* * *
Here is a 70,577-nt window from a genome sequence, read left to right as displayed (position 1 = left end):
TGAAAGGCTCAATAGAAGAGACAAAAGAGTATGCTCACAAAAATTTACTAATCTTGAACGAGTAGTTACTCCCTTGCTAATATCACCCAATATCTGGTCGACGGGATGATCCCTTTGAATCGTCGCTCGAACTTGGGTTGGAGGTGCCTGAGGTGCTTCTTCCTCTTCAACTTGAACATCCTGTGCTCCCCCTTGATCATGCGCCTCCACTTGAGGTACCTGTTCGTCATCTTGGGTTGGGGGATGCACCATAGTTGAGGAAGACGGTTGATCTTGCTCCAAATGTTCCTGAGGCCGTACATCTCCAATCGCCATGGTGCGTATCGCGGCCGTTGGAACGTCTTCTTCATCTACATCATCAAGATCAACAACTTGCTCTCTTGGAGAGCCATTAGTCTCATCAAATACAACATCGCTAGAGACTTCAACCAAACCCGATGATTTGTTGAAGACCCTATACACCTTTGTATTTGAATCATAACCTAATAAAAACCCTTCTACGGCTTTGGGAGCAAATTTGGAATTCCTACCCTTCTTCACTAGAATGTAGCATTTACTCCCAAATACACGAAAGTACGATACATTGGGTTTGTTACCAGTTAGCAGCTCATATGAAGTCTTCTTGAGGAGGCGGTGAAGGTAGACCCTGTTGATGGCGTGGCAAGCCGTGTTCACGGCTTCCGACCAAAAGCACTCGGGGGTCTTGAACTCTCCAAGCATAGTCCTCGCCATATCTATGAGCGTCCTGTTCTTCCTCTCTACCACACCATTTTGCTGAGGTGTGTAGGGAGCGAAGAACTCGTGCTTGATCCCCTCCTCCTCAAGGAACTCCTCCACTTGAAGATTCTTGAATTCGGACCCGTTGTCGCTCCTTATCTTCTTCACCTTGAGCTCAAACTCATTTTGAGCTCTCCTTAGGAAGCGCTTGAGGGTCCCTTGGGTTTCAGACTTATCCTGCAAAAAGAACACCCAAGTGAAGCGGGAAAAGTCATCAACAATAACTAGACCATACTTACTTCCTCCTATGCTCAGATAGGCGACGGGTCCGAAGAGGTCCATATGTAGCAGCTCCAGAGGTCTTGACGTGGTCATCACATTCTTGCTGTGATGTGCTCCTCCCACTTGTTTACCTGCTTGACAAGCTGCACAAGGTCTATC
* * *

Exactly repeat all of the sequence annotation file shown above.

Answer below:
Here is a 70,577-nt window from a genome sequence, read left to right as displayed (position 1 = left end):
TGAAAGGCTCAATAGAAGAGACAAAAGAGTATGCTCACAAAAATTTACTAATCTTGAACGAGTAGTTACTCCCTTGCTAATATCACCCAATATCTGGTCGACGGGATGATCCCTTTGAATCGTCGCTCGAACTTGGGTTGGAGGTGCCTGAGGTGCTTCTTCCTCTTCAACTTGAACATCCTGTGCTCCCCCTTGATCATGCGCCTCCACTTGAGGTACCTGTTCGTCATCTTGGGTTGGGGGATGCACCATAGTTGAGGAAGACGGTTGATCTTGCTCCAAATGTTCCTGAGGCCGTACATCTCCAATCGCCATGGTGCGTATCGCGGCCGTTGGAACGTCTTCTTCATCTACATCATCAAGATCAACAACTTGCTCTCTTGGAGAGCCATTAGTCTCATCAAATACAACATCGCTAGAGACTTCAACCAAACCCGATGATTTGTTGAAGACCCTATACACCTTTGTATTTGAATCATAACCTAATAAAAACCCTTCTACGGCTTTGGGAGCAAATTTGGAATTCCTACCCTTCTTCACTAGAATGTAGCATTTACTCCCAAATACACGAAAGTACGATACATTGGGTTTGTTACCAGTTAGCAGCTCATATGAAGTCTTCTTGAGGAGGCGGTGAAGGTAGACCCTGTTGATGGCGTGGCAAGCCGTGTTCACGGCTTCCGACCAAAAGCACTCGGGGGTCTTGAACTCTCCAAGCATAGTCCTCGCCATATCTATGAGCGTCCTGTTCTTCCTCTCTACCACACCATTTTGCTGAGGTGTGTAGGGAGCGAAGAACTCGTGCTTGATCCCCTCCTCCTCAAGGAACTCCTCCACTTGAAGATTCTTGAATTCGGACCCGTTGTCGCTCCTTATCTTCTTCACCTTGAGCTCAAACTCATTTTGAGCTCTCCTTAGGAAGCGCTTGAGGGTCCCTTGGGTTTCAGACTTATCCTGCAAAAAGAACACCCAAGTGAAGCGGGAAAAGTCATCAACAATAACTAGACCATACTTACTTCCTCCTATGCTCAGATAGGCGACGGGTCCGAAGAGGTCCATATGTAGCAGCTCCAGAGGTCTTGACGTGGTCATCACATTCTTGCTGTGATGTGCTCCTCCCACTTGTTTACCTGCTTGACAAGCTGCACAAGGTCTATC